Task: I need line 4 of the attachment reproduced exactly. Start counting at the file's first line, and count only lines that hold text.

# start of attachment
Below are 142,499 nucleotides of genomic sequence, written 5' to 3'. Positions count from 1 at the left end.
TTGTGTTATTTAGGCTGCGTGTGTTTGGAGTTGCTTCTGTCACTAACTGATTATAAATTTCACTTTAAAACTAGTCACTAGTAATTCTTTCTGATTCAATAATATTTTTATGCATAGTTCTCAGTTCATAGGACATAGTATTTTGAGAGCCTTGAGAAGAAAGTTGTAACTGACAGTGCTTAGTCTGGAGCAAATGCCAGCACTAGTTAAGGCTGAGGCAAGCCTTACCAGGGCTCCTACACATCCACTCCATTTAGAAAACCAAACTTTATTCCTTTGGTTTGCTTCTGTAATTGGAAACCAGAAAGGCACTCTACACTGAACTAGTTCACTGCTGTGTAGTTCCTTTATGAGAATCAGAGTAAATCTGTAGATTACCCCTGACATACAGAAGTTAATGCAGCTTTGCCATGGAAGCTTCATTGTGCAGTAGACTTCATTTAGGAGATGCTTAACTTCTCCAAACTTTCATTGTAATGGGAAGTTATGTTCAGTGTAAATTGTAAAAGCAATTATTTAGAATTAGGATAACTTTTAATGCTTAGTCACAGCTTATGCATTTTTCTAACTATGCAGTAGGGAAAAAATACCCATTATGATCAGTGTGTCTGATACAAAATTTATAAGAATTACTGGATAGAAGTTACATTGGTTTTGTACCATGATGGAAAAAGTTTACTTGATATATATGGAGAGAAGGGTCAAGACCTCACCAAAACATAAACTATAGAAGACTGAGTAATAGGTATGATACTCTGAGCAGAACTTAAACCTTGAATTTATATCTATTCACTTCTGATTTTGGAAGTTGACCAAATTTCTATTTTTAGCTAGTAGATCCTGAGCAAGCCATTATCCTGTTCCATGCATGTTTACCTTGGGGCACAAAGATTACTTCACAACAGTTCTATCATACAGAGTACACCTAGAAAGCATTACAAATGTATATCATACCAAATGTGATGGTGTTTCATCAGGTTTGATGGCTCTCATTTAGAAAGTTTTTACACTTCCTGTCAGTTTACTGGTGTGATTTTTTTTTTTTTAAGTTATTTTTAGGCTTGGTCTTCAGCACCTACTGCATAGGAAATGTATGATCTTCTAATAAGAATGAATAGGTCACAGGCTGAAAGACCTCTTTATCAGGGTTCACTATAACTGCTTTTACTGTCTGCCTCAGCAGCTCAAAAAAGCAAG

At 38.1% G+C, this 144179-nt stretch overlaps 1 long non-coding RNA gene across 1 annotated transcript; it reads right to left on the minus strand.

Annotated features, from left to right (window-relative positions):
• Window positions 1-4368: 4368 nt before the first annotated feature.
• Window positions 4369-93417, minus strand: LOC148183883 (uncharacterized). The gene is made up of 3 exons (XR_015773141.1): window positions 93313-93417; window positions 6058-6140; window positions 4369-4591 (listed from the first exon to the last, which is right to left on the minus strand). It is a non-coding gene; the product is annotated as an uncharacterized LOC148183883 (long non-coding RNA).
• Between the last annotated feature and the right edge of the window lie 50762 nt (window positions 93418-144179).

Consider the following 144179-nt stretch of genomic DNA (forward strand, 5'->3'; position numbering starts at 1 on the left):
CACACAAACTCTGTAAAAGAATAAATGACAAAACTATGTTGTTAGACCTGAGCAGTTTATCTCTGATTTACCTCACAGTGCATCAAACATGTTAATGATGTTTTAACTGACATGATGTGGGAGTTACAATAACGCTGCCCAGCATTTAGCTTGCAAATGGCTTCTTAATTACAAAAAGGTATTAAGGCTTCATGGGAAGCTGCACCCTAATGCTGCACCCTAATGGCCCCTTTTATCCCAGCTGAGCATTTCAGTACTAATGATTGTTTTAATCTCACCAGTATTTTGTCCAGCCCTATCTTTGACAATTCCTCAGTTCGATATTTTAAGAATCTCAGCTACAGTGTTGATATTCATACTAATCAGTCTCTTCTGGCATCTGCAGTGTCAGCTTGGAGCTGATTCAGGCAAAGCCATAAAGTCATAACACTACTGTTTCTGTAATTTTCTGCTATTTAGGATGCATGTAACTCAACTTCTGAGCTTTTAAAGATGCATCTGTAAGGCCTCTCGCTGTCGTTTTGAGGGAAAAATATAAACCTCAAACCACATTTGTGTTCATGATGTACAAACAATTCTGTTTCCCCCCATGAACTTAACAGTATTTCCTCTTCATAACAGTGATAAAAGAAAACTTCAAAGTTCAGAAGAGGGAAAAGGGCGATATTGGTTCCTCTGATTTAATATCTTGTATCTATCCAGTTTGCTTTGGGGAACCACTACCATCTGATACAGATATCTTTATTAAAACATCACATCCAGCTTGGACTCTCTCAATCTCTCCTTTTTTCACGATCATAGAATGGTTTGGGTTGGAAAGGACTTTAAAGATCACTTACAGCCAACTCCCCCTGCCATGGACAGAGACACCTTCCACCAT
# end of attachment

Annotated features, from left to right (window-relative positions):